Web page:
Honesty, with words

May 06, 2016

Honesty, with words


Flash of Silver…the leap that changed my world
Question #21
Rite of Passage Seven –A Fate Worse Than Death–
(1951-1953) Age 17-19 years old

Q: What advice would you give your young adult children when they first leave home? Did you do that, or did you keep it to yourself?


When I left home for the first time it was to join the British Army for two years of National Service. My father had served during the war years and was deeply concerned about the ‘risk’ I faced should I be selected for the Army Catering Corps that he often advised would be ‘a fate worse than death’. In order to avoid this happening he arranged for me to work at a local garage, owned by a customer, so that I could enter ‘garage mechanic’ as my last employment.

I was sent for my basic training to the Royal Electrical Mechanical Engineers (R.E.M.E) and earmarked as a Radar Mechanic and potential officer.

My father had put a good deal of effort into briefing me about my new life and his advice was truly wonderful: it eased my way and eventually opened up my earliest experience with success. 

What neither parent were able to do was provide me with a word about…life, as a solo young adult. To have done so would have meant treading on thin ‘Victorian’ ice. Both of them were raised by parents who had strong biases against ever mentioning the word ‘sex’ let alone providing advice on the matter!

On my very last night of ‘freedom’ my dad had wanted to know how I might behave whilst drunk…that didn’t work out as planned because two beers were enough. So, I was released from that early experiment into the big bold world with only the bare bones of how to manage my immediate ‘working’ environment –not a word about my personal choices…or virtues?

So…what about now?

Just by observation I was aware that my parents were honest people, they were known and valued as such. This obvious ‘virtue’ was one that I have always tried my hardest to replicate; even when it was against my self-interest…especially so…as you will discover. I had to learn about sex from our Polish headwaiter Teddy who was increasingly concerned about my apparent unschooled innocence about young women. Honesty, for me, was found in the scrupulous handling of money; not one penny belonging to someone else would ever wind up in my own pocket.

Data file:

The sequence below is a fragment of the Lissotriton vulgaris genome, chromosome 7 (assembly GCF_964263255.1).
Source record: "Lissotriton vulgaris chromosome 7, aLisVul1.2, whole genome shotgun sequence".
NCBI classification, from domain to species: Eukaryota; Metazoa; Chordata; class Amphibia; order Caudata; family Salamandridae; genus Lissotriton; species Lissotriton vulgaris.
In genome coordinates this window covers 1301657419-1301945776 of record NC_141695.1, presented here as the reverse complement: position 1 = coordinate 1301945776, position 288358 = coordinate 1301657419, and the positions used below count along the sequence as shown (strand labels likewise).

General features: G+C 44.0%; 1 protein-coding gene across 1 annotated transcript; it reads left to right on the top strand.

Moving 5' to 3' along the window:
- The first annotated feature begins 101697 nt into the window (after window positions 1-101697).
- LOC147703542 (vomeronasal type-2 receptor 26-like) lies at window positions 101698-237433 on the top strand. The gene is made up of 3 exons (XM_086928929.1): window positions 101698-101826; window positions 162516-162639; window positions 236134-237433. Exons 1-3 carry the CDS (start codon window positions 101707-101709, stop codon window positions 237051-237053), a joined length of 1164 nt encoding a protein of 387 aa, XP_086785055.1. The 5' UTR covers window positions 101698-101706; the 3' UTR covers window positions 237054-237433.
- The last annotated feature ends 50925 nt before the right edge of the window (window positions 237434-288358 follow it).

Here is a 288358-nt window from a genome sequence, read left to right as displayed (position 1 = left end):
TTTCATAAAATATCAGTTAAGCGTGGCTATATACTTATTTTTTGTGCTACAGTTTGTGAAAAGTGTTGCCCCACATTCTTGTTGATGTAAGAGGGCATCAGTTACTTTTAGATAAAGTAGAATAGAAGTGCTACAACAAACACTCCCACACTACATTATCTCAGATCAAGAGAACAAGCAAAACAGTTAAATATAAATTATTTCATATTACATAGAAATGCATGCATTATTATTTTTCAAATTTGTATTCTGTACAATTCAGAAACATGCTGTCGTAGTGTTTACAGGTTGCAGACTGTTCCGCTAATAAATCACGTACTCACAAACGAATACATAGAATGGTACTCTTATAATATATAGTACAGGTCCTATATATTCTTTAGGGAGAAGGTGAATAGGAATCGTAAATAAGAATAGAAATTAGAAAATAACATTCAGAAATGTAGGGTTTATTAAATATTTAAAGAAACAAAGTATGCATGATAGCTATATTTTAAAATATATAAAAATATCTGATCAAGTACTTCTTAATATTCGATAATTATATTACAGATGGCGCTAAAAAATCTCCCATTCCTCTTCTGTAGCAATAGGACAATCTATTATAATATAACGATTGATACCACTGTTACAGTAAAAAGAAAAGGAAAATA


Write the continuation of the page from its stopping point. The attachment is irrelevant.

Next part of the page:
Unfortunately that virtue did not extend to the ‘telling truth –honesty’. I had a fertile imagination added to my fear of failure and my concern with coming from the ‘servant class’. All of this led me into several highly complicated ’inventions’. How I wish my folks had sat me down and told me to be content with who I really was. It’s so good to be in that place today and be able to share who I am with you.

P.S. This week I read Treena’s poem Hands


  1. Karl Says: 3:33 am

    In my German Roman Catholic home the topic of Sex/Lust was absolutely Tabu.Never mentioned,treated as if it were the worst thing anyone can do.My parents left it to my brother to tell me about the “Birds and the Bees”
    and his advise was just don’t do it.So I was left to my own way of dealing with it.Later in life my mother explained to me that her Priest who she had get counsel
    from long time ago explained to her that sex was only for procreation and no pleasure was allowed.